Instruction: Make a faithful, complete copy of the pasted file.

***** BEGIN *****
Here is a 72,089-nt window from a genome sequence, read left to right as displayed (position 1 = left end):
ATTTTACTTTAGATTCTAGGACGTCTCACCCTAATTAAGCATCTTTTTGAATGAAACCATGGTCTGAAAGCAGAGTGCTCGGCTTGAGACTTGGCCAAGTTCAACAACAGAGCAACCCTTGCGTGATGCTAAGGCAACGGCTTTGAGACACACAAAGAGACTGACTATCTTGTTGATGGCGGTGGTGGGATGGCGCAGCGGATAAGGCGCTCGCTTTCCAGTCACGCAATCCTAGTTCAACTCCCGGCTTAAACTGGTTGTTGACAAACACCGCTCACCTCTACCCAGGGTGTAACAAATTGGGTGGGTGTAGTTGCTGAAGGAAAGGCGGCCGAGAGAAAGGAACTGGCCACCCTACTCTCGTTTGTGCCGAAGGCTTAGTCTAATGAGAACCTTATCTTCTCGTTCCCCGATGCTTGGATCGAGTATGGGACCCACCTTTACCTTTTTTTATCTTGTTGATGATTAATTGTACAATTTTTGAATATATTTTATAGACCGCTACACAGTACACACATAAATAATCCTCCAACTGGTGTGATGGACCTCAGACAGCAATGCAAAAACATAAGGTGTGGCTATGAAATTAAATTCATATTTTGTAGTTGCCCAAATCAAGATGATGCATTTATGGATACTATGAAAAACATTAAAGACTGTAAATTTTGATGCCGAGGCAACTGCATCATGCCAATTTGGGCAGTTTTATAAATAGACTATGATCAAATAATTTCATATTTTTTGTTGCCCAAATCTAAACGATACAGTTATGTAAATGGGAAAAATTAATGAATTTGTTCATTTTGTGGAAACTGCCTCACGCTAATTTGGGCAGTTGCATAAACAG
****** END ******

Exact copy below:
Here is a 72,089-nt window from a genome sequence, read left to right as displayed (position 1 = left end):
ATTTTACTTTAGATTCTAGGACGTCTCACCCTAATTAAGCATCTTTTTGAATGAAACCATGGTCTGAAAGCAGAGTGCTCGGCTTGAGACTTGGCCAAGTTCAACAACAGAGCAACCCTTGCGTGATGCTAAGGCAACGGCTTTGAGACACACAAAGAGACTGACTATCTTGTTGATGGCGGTGGTGGGATGGCGCAGCGGATAAGGCGCTCGCTTTCCAGTCACGCAATCCTAGTTCAACTCCCGGCTTAAACTGGTTGTTGACAAACACCGCTCACCTCTACCCAGGGTGTAACAAATTGGGTGGGTGTAGTTGCTGAAGGAAAGGCGGCCGAGAGAAAGGAACTGGCCACCCTACTCTCGTTTGTGCCGAAGGCTTAGTCTAATGAGAACCTTATCTTCTCGTTCCCCGATGCTTGGATCGAGTATGGGACCCACCTTTACCTTTTTTTATCTTGTTGATGATTAATTGTACAATTTTTGAATATATTTTATAGACCGCTACACAGTACACACATAAATAATCCTCCAACTGGTGTGATGGACCTCAGACAGCAATGCAAAAACATAAGGTGTGGCTATGAAATTAAATTCATATTTTGTAGTTGCCCAAATCAAGATGATGCATTTATGGATACTATGAAAAACATTAAAGACTGTAAATTTTGATGCCGAGGCAACTGCATCATGCCAATTTGGGCAGTTTTATAAATAGACTATGATCAAATAATTTCATATTTTTTGTTGCCCAAATCTAAACGATACAGTTATGTAAATGGGAAAAATTAATGAATTTGTTCATTTTGTGGAAACTGCCTCACGCTAATTTGGGCAGTTGCATAAACAG